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Los Angeles city officials are set to implement some of the nation’s strictest COVID-19 vaccine verification rules next week, but they don’t plan to immediately cite or fine those who run afoul of the new regulations. According to the article in the Los Angeles Times, L.A. officials plan to start with educational and outreach efforts, rather than immediately penalize businesses when rules go into effect Monday.

That’s similar to the approach of officials in Los Angeles County as a whole. While both the county and city have rules requiring residents to show proof of vaccination to enter certain businesses, the county’s rules affect fewer types of establishments compared with those of the city.

Enforcement of the city program, dubbed SafePassLA, won’t officially begin until Nov. 29. Starting that date, businesses or venues that flout the rules will face penalties – at first a warning, then an escalating series of fines starting at $1,000 and topping out at $5,000 for a fourth or subsequent violation.

The city’s rules are expansive, requiring proof of full COVID-19 vaccination to enter indoor restaurants, shopping centers, movie theaters, hair and nail salons, coffee shops, gyms, museums, bowling alleys, performance venues and other spaces.

Attendees of outdoor events with 5,000 or more people also will have to show proof of vaccination or that they’ve recently tested negative for the coronavirus.

L.A. County, on the other hand, has imposed vaccine verification requirements in only a few business sectors: indoor bars, wineries, breweries, distilleries, nightclubs and lounges. Initially, patrons and employees in those spaces needed to show only they’d received at least one vaccine dose. But as of Thursday, they are required to demonstrate they are fully vaccinated.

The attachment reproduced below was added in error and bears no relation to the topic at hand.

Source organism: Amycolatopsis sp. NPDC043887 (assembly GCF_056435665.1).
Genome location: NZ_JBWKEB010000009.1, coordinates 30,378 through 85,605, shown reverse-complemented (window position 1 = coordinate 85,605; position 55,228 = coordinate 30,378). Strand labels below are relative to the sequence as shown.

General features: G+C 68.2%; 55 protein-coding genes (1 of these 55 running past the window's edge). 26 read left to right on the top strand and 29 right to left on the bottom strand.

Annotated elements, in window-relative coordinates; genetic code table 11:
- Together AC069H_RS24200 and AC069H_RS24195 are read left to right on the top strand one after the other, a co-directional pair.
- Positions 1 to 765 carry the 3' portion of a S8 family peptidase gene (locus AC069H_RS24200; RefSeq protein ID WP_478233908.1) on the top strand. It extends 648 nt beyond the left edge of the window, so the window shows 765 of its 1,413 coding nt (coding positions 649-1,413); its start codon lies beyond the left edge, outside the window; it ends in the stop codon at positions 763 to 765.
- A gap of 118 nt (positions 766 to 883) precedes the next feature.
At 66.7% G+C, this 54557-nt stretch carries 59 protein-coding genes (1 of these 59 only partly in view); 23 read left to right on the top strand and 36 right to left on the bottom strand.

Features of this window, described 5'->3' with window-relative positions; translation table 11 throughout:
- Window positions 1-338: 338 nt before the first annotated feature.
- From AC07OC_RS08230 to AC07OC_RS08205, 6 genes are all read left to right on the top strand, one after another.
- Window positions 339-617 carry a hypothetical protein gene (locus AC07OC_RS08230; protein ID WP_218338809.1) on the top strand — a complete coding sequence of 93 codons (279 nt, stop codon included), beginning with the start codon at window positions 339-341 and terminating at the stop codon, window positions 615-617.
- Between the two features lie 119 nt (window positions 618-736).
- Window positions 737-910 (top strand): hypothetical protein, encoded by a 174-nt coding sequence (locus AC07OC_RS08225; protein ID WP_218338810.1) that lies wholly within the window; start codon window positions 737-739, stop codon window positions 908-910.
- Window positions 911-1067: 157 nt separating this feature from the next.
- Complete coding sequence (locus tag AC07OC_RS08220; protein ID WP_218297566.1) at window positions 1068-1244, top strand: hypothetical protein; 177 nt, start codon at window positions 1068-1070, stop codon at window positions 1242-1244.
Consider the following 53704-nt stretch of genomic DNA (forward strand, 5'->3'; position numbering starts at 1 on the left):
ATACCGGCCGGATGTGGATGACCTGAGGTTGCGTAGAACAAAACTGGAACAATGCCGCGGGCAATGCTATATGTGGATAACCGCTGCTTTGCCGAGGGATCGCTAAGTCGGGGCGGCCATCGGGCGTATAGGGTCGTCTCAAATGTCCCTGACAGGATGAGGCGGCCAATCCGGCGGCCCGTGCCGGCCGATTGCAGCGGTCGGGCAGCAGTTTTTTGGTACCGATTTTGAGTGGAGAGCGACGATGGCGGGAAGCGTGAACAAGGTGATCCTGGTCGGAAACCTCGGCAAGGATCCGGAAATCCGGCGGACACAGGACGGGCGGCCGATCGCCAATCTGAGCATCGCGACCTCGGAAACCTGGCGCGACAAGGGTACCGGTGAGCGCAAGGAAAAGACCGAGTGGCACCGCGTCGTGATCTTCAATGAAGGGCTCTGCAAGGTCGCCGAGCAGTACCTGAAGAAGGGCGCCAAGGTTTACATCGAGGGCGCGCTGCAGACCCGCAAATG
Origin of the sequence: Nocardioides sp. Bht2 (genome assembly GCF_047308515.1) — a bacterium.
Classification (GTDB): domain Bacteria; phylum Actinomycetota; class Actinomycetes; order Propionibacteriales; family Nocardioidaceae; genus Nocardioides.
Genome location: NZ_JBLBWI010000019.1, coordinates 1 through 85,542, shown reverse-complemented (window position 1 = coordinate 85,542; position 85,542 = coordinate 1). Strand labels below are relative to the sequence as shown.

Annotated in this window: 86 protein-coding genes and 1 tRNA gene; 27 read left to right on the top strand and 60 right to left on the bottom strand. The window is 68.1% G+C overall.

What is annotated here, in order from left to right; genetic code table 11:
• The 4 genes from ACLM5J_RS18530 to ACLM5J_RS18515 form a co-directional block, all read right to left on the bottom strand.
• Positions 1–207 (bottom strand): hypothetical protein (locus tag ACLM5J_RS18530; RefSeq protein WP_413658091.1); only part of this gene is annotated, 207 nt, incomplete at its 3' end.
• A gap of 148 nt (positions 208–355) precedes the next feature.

L.A. County’s verification requirement has been in place for nearly a month, but health officials said this week they have yet to cite any businesses for noncompliance. County officials have regularly said they favor education over enforcement when implementing new coronavirus-related health measures.

Though it’s early, it appears many businesses are already toeing the line. From Oct. 16 to 22, county public health inspectors visited 78 bars and found 85% of them were following the requirement to verify customers’ vaccination status. And preliminary findings from the weekend of Oct. 23 and 24 indicate that 90% of bars and 100% of visited lounges and nightclubs were in compliance.

Some have worried that the disconnect between the city and county requirements will spark confusion among businesses and customers, potentially leading to unwitting violations. County health officials confirmed this week they are not considering any changes to their rules.